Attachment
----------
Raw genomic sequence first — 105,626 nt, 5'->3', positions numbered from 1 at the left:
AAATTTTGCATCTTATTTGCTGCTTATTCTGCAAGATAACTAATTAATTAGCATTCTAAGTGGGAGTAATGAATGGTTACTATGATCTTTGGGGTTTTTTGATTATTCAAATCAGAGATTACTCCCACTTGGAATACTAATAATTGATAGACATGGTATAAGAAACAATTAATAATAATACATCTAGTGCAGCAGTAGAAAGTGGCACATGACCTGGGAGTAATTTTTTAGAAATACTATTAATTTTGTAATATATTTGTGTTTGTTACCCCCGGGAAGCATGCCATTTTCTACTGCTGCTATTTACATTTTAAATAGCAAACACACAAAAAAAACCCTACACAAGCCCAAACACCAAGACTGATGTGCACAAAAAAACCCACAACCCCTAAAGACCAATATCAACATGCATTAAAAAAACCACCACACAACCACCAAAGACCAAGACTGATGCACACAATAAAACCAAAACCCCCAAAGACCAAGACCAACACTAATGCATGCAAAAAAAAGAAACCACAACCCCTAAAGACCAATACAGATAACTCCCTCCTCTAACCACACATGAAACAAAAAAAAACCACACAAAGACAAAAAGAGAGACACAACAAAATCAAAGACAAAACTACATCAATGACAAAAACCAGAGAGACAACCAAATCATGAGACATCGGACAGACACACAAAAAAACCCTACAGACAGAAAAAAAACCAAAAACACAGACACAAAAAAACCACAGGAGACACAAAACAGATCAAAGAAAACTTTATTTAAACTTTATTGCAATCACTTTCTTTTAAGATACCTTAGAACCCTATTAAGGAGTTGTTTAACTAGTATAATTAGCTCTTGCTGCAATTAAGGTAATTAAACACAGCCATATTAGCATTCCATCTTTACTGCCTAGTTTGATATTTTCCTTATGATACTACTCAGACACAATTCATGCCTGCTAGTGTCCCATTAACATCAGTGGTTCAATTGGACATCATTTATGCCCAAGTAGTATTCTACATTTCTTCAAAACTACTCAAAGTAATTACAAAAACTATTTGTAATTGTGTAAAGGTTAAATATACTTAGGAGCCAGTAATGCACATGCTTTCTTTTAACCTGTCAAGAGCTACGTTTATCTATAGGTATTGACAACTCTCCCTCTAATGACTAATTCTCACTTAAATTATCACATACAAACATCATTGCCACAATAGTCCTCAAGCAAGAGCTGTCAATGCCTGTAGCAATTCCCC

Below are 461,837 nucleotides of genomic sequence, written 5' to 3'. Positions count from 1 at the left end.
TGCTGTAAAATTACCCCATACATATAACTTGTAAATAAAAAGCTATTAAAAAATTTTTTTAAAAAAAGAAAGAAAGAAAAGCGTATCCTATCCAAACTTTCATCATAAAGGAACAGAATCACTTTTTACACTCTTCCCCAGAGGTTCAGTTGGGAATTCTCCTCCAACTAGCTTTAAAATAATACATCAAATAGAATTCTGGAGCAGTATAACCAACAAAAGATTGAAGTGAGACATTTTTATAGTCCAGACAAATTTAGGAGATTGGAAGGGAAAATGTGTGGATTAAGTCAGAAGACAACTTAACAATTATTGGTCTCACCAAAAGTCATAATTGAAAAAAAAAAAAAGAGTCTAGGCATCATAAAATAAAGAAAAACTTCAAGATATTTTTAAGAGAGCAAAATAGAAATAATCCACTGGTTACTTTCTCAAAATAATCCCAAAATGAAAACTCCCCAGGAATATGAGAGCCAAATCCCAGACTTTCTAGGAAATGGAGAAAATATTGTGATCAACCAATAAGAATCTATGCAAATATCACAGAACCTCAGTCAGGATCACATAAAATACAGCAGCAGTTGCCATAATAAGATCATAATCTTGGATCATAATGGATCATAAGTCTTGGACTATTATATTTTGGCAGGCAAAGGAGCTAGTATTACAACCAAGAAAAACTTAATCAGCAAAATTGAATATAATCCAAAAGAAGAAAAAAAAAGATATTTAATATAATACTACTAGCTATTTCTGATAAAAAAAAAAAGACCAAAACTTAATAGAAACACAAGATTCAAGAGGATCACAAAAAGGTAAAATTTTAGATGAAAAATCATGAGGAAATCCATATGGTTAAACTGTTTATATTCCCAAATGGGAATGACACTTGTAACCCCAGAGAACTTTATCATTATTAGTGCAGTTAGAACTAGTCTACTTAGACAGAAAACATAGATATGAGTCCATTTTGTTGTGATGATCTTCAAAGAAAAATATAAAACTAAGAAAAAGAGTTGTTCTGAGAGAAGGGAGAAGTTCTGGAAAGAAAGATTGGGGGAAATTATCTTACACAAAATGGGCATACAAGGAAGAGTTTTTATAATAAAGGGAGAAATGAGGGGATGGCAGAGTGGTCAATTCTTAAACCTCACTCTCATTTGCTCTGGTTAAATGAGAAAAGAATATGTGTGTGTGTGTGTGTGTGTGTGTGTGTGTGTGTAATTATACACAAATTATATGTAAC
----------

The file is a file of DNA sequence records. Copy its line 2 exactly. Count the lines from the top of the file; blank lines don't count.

AAATTTTGCATCTTATTTGCTGCTTATTCTGCAAGATAACTAATTAATTAGCATTCTAAGTGGGAGTAATGAATGGTTACTATGATCTTTGGGGTTTTTTGATTATTCAAATCAGAGATTACTCCCACTTGGAATACTAATAATTGATAGACATGGTATAAGAAACAATTAATAATAATACATCTAGTGCAGCAGTAGAAAGTGGCACATGACCTGGGAGTAATTTTTTAGAAATACTATTAATTTTGTAATATATTTGTGTTTGTTACCCCCGGGAAGCATGCCATTTTCTACTGCTGCTATTTACATTTTAAATAGCAAACACACAAAAAAAACCCTACACAAGCCCAAACACCAAGACTGATGTGCACAAAAAAACCCACAACCCCTAAAGACCAATATCAACATGCATTAAAAAAACCACCACACAACCACCAAAGACCAAGACTGATGCACACAATAAAACCAAAACCCCCAAAGACCAAGACCAACACTAATGCATGCAAAAAAAAGAAACCACAACCCCTAAAGACCAATACAGATAACTCCCTCCTCTAACCACACATGAAACAAAAAAAAACCACACAAAGACAAAAAGAGAGACACAACAAAATCAAAGACAAAACTACATCAATGACAAAAACCAGAGAGACAACCAAATCATGAGACATCGGACAGACACACAAAAAAACCCTACAGACAGAAAAAAAACCAAAAACACAGACACAAAAAAACCACAGGAGACACAAAACAGATCAAAGAAAACTTTATTTAAACTTTATTGCAATCACTTTCTTTTAAGATACCTTAGAACCCTATTAAGGAGTTGTTTAACTAGTATAATTAGCTCTTGCTGCAATTAAGGTAATTAAACACAGCCATATTAGCATTCCATCTTTACTGCCTAGTTTGATATTTTCCTTATGATACTACTCAGACACAATTCATGCCTGCTAGTGTCCCATTAACATCAGTGGTTCAATTGGACATCATTTATGCCCAAGTAGTATTCTACATTTCTTCAAAACTACTCAAAGTAATTACAAAAACTATTTGTAATTGTGTAAAGGTTAAATATACTTAGGAGCCAGTAATGCACATGCTTTCTTTTAACCTGTCAAGAGCTACGTTTATCTATAGGTATTGACAACTCTCCCTCTAATGACTAATTCTCACTTAAATTATCACATACAAACATCATTGCCACAATAGTCCTCAAGCAAGAGCTGTCAATGCCTGTAGCAATTCCCC